The Robinson family are spending two weeks of summer vacation at a resort in the Catskills. Older daughter Patti vies with her friend, Valeria, for the affections of Demi Armendez but Patti... See full summary »
Dodie dreams of marrying a millionaire so that she can live 'the life'. Buzz, her boyfriend, however is not rich as he is a salesman for a housing development. He proposes and Dodie accepts... See full summary »
Rick Belrow Livingston, in love with Broadway star Lisa, is sentenced to 30 days in jail for speeding through a small town. He persuades the judge's daughter Cindy to let him leave for one ... See full summary »
It's Tess' graduation day from "Miss Drakes School for Girls". During the choir's performance at the ceremony, Tess notices that her beautiful, divorcee mother, Louise Rayton Morgan isn't ... See full summary »
Fred M. Wilcox
Sailor Danny Xavier Smith and two other gobs try to save his sister Susan's virtue. She wants to get a role in the show "Hit the Deck". After wrecking the producers hotel suite, they land ... See full summary »
Ellen Hallet is in love with her playboy boss, Douglas Morrison, but is too timid to do anything about it. To help her, her roommate Chris decides to step in and devises a plan. Chris ... See full summary »
Sailor Ted meets at the Lonely Hearts Club of his friend Gunny's wife, Jenny, a girl, Nora Paige, and falls in love. Nora wants to become a dancer on Broadway. Ted rescues the Pekinese of ... See full summary »
Roy Del Ruth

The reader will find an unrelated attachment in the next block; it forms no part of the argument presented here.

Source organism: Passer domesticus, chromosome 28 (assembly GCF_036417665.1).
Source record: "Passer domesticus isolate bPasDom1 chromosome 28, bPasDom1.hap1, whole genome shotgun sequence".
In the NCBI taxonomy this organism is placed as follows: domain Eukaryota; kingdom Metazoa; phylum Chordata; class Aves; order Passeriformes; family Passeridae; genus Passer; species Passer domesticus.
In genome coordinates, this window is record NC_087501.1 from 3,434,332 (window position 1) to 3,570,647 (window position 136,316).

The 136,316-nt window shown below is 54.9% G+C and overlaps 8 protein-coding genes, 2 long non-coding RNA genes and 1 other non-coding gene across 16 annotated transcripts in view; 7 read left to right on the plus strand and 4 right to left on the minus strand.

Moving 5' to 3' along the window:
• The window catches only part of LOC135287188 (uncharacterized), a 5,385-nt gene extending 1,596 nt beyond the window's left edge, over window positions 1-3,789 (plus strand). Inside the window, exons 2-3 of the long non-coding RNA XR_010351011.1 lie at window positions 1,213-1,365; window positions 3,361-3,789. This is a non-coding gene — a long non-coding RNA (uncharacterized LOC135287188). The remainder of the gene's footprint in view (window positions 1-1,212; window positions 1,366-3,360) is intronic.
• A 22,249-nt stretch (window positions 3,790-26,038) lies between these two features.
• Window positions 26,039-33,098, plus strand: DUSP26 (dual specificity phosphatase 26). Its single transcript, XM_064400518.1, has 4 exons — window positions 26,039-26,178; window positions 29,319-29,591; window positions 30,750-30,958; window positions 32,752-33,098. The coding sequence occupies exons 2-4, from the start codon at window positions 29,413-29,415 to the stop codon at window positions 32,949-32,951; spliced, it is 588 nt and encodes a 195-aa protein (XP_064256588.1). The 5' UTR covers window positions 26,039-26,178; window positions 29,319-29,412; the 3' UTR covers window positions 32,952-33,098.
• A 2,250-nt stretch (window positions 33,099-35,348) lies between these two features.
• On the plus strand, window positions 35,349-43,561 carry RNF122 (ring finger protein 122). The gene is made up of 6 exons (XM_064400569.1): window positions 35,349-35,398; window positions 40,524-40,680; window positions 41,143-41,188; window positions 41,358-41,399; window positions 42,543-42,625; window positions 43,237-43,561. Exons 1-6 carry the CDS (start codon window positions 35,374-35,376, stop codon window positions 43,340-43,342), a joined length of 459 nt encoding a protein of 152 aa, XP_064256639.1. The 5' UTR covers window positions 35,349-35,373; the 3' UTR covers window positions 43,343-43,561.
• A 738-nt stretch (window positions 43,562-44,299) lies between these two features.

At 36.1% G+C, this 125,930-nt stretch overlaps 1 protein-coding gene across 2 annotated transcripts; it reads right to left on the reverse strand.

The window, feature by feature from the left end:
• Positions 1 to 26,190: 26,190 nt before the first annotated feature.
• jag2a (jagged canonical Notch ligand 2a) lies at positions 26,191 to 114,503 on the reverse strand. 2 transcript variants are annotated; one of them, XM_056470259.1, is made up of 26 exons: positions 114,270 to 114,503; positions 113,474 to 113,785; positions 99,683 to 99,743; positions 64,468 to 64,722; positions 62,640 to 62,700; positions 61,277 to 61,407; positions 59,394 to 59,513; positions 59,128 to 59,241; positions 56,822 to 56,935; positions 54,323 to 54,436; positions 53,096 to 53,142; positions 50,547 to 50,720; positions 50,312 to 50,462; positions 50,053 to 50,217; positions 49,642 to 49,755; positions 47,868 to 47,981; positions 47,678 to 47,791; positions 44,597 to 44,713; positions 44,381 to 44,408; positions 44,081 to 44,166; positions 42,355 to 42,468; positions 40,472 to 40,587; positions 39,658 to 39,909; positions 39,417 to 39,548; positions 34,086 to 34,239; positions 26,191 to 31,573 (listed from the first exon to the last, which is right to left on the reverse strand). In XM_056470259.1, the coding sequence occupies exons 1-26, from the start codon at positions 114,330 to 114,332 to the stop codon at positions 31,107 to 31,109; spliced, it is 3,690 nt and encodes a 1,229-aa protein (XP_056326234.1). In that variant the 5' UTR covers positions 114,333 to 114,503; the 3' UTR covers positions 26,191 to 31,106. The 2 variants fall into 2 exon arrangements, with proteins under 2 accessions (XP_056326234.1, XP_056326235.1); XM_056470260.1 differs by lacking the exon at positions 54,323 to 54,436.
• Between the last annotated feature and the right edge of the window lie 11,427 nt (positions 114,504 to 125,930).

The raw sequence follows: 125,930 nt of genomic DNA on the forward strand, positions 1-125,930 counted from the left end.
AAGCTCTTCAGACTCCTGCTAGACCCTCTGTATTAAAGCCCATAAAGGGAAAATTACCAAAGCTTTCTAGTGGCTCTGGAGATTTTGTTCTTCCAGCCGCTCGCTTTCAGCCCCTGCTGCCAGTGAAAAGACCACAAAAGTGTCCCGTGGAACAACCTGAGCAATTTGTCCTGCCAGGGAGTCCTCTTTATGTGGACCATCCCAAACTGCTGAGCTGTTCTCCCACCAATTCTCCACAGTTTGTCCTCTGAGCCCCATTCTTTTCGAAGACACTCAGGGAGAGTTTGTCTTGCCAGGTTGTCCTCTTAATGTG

In the marketplace, both MGM Records and Decca released versions of Carmen Miranda's pair of frolicsome movie songs, "Yipsee-I-O" (music and lyrics by Ray Gilbert) and "Ca-Room-Pa-Pa" (music and lyrics by Luiz Gonzaga, Humberto Teixeira and Gilbert). The MGM soundtrack album contained the prerecordings. For her last Decca session, Carmen was matched with The Andrews Sisters on each side of the single. See more »
When Nancy returns to her room after the shipboard dinner, it is late at night, but whenever we see the ocean behind her, it is bright day. See more »
Miss Miranda accompanied by Bando da Lua See more »
A whole musical number, "Mention My Name In Sheboygan", performed by Jane Powell & Scotty Beckett, was ultimately cut from the final film. Clips of this scene are still in existence. See more »
Technicolor rehash of Deanna's "It's A Date" fizzles...
Sidney Sheldon wrote the screenplay based on an earlier film that starred Deanna Durbin, but this time tedium sets in rather early. In short, it's an uninspired remake designed to bring bubbly JANE POWELL, ANN SOTHERN, CARMEN MIRANDA, BARRY SULLIVAN and LOUIS CALHERN together for what is supposed to be a light-hearted romp.
For a musical, there is too long a gap between dialog and songs and none of the songs are especially memorable. The sets are opulent, the costumes are tastefully designed with no expense spared on wardrobe, and the color is splendid. But the story is the one about a mother and daughter actress team who are both in love with the same man, unknown to each other, until the plot complications are straightened out.
Whatever sparkle there was to the original B&W film has been dampened by a dull script, slow-paced direction and some coy performances from Sothern and Powell. Powell postures as a would-be actress but her artificial poses are contrived and obvious which makes Sullivan suspecting that she's a girl "in trouble" (when she's really rehearsing a part) seem a strain on credibility.
Both Sothern and Powell are given the usual MGM glossy close-up treatment, but the silly plot defeats everyone.
Rio is strictly a fabrication on an MGM sound stage. Only CARMEN MIRANDA's lively musical contributions make watching this worthwhile. That, and a nice, understated, low-key performance from the always reliable BARRY SULLIVAN saves the comic moments from being downright foolish.
4 of 12 people found this review helpful.
Was this review helpful to you?
| Report this